ICC requests 17% budget increase for growing workload

The entrance of the International Criminal Court (ICC) is seen in The Hague March 3, 2011. The ICC's chief prosecutor Luis Moreno-Ocampo said on Wednesday he would investigate the violence in Libya after the U.N. Security Council referred the case to the Hague-based war crimes tribunal. The Security Council on Saturday imposed sanctions on Libyan leader Muammar Gaddafi and his family, and referred Libya's crackdown on anti-government demonstrators to the ICC. REUTERS/Jerry Lampen (NETHERLANDS - Tags: POLITICS CIVIL UNREST CRIME LAW)

Next week, 22 September, the ICC’s financial oversight body meets to discuss the Court’s 2016 budget request – a 17% increase from last year. So what exactly is the ICC asking for?

ICC budget basics

States party to the Rome Statute pay a yearly contribution to the ICC based on their gross national income. The ICC registrar coordinates the initial drafting of the Court’s budget in conjunction with other Court organs.

The proposed budget is then submitted to the Committee on Budget and Finance (CBF), a subsidiary expert body of the Assembly of States Parties (ASP). Final approval is given by the ASP at its annual sessions. The next ASP will take place in The Hague from 18 to 26 November 2015.

During its bi-annual meetings, the CBF considers and recommend the resources that the Court requires to fulfill its various prosecutorial, judicial, and organizational requirements, as well as its obligations to defendants and victims.

The CBF is made up of 12 ASP members, nominated and selected by the ASP based on equitable geographic representation. Africa, Asia, Eastern Europe, Latin America, and the Caribbean are allocated two Committee members each. Western Europe and ‘other states’ have four spots between them.

2016 budget request

The total of the ICC’s proposed 2016 budget amounts to €153.32 million. This represents a €22.66m or 17.3% increase on the approved 2015 budget.

This would include funds to cover additional investigations and case prosecutions along with the transition to the Court’s new permanent premises at the end of the year.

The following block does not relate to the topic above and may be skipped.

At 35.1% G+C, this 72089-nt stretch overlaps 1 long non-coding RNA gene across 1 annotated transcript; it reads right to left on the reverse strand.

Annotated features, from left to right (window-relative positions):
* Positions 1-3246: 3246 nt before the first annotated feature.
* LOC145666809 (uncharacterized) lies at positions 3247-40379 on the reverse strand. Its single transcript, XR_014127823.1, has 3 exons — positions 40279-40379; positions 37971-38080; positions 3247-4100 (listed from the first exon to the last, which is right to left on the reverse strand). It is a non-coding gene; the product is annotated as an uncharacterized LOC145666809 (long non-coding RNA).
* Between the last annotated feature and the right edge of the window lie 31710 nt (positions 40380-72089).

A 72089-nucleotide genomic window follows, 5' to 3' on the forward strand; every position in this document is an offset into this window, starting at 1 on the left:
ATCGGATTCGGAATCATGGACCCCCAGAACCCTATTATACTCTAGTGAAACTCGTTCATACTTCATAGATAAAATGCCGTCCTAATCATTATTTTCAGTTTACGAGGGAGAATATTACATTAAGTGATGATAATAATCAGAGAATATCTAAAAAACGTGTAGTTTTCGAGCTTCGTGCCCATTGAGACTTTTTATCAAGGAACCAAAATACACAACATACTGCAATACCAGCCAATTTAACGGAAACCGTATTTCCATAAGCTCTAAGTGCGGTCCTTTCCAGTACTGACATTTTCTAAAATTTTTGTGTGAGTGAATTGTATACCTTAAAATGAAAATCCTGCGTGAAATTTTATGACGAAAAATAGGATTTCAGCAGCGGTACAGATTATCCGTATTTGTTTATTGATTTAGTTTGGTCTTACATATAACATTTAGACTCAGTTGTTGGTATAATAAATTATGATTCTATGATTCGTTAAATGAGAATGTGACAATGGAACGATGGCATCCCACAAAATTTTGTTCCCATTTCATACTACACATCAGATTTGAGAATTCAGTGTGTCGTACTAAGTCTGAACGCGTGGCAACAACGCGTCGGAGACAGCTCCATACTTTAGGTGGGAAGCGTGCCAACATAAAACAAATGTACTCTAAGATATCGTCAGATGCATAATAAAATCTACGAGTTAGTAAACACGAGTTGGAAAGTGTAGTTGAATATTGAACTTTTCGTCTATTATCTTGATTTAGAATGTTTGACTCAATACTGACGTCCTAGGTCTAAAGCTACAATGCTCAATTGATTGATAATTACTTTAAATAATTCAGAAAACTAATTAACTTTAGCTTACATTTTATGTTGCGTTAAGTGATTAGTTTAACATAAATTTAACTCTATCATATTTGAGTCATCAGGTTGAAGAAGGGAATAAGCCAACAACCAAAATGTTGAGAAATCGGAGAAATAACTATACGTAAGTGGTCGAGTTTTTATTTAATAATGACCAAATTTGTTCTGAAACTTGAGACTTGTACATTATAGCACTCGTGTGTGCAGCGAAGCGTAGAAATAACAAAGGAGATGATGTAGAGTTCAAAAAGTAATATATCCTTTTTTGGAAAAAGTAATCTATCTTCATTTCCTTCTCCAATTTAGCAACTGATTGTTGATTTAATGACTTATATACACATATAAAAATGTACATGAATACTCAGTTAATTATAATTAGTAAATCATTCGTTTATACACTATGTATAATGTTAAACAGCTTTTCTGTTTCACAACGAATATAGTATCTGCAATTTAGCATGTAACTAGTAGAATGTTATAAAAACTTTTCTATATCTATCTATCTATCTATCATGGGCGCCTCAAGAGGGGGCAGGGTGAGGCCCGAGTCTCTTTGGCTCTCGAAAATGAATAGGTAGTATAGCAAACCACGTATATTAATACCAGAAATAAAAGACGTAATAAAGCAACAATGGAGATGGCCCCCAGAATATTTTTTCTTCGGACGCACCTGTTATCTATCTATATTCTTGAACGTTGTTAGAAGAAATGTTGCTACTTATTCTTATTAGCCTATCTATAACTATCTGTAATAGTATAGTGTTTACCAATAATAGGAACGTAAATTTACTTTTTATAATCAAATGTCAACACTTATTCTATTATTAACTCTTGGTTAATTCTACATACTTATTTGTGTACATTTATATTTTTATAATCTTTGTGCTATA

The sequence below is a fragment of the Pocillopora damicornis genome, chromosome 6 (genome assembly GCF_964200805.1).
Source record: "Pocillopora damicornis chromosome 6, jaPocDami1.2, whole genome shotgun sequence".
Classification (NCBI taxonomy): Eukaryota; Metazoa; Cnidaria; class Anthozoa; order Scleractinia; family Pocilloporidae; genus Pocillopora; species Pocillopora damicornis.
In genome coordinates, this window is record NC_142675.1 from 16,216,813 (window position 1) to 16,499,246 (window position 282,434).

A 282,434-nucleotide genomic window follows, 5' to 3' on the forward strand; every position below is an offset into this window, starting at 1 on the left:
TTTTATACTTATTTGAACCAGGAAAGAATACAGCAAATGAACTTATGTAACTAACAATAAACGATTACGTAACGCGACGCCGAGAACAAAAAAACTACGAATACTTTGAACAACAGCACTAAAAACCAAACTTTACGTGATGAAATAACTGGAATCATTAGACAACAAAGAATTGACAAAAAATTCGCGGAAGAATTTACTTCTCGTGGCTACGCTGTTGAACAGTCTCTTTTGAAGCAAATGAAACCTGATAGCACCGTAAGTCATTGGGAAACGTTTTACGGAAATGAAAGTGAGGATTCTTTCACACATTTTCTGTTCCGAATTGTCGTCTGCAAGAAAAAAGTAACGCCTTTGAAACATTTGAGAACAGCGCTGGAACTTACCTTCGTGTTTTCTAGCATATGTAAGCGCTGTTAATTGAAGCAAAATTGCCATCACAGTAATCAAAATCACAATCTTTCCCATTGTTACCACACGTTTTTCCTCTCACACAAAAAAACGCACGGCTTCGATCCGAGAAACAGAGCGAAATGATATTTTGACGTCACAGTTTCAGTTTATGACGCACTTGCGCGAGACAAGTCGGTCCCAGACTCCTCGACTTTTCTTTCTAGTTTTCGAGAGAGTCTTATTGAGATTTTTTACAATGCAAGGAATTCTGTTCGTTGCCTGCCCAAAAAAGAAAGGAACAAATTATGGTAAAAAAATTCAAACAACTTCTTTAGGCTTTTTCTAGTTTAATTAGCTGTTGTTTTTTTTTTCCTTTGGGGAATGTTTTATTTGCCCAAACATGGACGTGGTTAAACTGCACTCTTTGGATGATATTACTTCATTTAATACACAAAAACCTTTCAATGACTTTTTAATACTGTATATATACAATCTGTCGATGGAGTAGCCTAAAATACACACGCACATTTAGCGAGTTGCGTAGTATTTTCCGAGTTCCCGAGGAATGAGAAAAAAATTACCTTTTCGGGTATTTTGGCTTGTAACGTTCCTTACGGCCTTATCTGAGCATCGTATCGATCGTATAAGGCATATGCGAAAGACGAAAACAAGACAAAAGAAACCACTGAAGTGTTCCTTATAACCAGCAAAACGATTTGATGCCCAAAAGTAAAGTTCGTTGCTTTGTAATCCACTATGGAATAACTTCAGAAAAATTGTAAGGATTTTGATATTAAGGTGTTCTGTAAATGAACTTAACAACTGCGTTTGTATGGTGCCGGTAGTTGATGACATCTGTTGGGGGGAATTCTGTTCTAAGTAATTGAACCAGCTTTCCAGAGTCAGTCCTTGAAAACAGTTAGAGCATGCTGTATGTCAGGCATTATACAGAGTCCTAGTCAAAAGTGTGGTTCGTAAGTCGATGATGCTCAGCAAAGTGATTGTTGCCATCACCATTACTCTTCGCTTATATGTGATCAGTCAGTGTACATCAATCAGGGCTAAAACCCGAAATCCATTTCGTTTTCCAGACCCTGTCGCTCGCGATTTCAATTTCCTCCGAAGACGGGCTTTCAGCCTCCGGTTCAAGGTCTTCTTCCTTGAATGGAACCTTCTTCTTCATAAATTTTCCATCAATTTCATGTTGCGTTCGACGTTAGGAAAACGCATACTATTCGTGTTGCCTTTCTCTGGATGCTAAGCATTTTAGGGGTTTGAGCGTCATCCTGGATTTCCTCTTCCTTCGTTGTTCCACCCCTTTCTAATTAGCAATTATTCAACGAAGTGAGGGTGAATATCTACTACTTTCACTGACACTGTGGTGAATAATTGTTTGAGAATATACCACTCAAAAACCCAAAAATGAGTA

Here’s how it breaks down:

  •  Office of the Prosecutor: €6.47m (16.4%) increase
    • €3.4m for a new active investigation and €1.2m for the case against Lord’s Resistance Army commander Dominic Ongwen
  •   Registry: €16.91m (26%) increase
    •   €5.6m for sustaining quality and level of services required by parties to proceedings – of that, €2.7m for field operations and €2.1 for protection and support to witnesses
    •  €2.5m to support courtroom activities for live trials
    •  €3m for legal aid for indigent defendants and participating witnesses)
    •  €3.5m for assuming maintenance and support function for new premises
    •  €1.2m for increases in staff costs
    •  €600,000 for support of Ongwen confirmation of charges hearing
  • Judiciary: €670,000m (5.6%) increase
  • Trust Fund for Victims: €663,400 increase (36.5%) mainly related to reparations activities.

How does this compare to the 2015 ICC budget?

Last year, states approved a budget of €130.6m for 2015. This was an increase of 3.5% from 2014. However, it was a decrease of €8m on what the Court had proposed to the CBF—largely to implement the ICC prosecutor’s new investigation and prosecution strategy. It was also €1.98m or 1.5% less of what the CBF itself had recommended.

The ability of the Court and its organs to carry out its work—and ultimately to remain an independent international justice mechanism—is based on the CBF’s findings.

While we take no position on the specific amount of resources that should be allocated to the ICC in any given year, we believe that the Committee’s review of the request and its recommendations should be the bare minimum focus of the Assembly’s consideration.

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